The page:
Project Communication is bigger than the project. Sounds too obvious? It would seem that the opposite is true. Think about how much of a cliché “communication” has become. The lack of it is cited as one of the most common causes of project failure. It is offered as one of the top cures for project ills.

In a way this is correct, but if so, why does it need to be repeated so often? Is it that communication is not understood in the project management context?

Project Communication Plans

The basics need to be in place, of course. You need to have a plan to provide the right information about the project to the right people. You need to understand your stakeholders, who require all sorts of reports, meetings, graphs, project earned value analysis and other feedback. Yes, some will provide input too.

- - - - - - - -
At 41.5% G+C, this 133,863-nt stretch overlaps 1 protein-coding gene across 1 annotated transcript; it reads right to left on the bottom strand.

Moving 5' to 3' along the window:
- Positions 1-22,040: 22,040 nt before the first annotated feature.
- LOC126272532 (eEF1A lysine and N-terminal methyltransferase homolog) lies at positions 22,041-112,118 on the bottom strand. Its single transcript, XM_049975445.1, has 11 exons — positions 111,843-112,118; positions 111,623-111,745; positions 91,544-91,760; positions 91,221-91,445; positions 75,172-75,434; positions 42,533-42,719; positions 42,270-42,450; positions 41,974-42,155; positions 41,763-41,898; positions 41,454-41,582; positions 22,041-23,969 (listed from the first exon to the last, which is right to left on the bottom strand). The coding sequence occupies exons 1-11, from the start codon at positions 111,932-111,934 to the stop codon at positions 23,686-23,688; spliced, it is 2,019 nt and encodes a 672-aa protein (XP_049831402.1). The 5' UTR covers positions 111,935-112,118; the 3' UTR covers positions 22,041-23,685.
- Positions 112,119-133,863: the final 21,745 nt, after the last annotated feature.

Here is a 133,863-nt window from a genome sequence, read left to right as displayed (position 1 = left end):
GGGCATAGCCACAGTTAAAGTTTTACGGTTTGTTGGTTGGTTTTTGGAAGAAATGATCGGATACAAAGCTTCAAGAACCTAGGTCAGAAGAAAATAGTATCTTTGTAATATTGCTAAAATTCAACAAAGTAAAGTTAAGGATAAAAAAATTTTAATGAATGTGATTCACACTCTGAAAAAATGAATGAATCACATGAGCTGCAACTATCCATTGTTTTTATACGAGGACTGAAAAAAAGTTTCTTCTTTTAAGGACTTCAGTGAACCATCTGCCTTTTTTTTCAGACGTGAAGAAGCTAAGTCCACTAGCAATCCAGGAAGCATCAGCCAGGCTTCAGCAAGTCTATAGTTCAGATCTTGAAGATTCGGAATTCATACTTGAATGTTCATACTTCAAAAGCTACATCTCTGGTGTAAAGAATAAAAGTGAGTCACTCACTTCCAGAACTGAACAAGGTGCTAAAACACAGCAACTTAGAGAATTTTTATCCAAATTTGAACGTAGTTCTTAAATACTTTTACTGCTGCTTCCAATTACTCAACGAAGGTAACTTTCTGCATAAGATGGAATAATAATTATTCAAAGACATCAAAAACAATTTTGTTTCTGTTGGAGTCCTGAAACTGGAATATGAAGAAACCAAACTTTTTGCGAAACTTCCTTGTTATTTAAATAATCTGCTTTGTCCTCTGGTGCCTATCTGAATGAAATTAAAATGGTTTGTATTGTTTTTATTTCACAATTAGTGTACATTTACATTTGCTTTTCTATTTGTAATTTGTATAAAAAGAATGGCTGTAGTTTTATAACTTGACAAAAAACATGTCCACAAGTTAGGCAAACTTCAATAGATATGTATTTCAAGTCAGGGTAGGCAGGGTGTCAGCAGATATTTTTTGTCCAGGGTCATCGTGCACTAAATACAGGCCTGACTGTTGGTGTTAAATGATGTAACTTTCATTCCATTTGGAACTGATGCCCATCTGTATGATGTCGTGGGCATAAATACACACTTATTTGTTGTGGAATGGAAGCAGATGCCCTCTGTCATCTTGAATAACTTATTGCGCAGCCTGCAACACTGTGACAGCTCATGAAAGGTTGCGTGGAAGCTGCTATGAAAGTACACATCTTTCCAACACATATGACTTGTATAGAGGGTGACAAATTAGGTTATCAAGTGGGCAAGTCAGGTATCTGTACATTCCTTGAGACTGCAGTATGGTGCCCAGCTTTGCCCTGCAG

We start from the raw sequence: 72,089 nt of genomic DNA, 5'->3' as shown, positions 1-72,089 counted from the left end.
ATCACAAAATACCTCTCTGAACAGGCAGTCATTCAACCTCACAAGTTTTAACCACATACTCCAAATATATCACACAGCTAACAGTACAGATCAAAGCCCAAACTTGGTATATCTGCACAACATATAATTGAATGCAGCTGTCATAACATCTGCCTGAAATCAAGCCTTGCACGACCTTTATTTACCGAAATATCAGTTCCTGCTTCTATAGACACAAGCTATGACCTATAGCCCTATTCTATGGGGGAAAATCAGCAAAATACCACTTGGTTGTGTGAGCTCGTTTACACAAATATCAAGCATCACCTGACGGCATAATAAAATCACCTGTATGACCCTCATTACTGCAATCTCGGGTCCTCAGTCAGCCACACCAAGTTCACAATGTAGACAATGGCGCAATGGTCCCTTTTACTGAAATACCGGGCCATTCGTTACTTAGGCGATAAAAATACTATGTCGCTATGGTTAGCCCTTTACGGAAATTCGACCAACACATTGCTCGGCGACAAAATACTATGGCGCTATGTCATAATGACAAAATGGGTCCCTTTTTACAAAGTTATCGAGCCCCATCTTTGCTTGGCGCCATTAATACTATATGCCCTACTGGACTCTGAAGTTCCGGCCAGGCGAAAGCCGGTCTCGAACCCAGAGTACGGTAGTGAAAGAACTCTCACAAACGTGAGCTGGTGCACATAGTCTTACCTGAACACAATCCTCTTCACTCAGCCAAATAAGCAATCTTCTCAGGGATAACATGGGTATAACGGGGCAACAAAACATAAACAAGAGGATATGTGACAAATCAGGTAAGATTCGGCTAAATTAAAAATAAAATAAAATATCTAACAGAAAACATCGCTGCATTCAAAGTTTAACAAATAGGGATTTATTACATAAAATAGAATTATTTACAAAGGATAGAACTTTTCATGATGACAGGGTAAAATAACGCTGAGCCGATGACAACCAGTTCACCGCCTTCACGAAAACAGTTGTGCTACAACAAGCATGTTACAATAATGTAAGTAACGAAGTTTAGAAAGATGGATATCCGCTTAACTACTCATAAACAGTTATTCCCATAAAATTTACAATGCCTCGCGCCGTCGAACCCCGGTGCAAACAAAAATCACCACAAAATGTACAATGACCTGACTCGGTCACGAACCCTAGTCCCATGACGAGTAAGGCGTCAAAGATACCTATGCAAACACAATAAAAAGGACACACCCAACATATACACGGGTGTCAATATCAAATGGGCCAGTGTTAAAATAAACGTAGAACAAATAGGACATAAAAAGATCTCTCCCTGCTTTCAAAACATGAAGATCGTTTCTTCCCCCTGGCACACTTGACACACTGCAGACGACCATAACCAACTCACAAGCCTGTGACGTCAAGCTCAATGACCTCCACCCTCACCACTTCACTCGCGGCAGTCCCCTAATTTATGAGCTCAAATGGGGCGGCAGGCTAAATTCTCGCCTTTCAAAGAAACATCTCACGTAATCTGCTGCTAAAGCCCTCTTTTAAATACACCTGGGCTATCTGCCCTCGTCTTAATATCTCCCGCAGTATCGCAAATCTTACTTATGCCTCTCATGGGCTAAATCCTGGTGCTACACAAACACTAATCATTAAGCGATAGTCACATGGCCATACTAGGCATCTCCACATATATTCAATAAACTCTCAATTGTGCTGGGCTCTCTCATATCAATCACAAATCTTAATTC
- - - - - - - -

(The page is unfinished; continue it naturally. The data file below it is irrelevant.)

Project Communication is much more than these formal measures.

Keep Connected

Talk about your project to anyone and everyone! This may sound like you’ll become a crashing bore, but it is surprising how people like to hear about what’s happening in the rest of the organization.

It also depends on how you do it too, of course! Don’t go into long monologues that will put everyone to sleep. Just drop in a comment here and there when you see people in the course of your day.

Strategic Links

Keeping people up to date with your project can have surprisingly effective results. Try and meet as many people as possible. You may discover another project previously unknown to you, with project stakeholders not even on your map, that has changed course and will either impact or be impacted by your project.

Don’t leave this all to chance, though. Make every effort to get news of your project published, with your photo, if possible, in internal and external corporate publications. Some of these will have been identified in your formal communication plan, but look for other opportunities to “market” your project. People will get to know you and this will pay off over time.

If you don’t Market, you won’t Make It!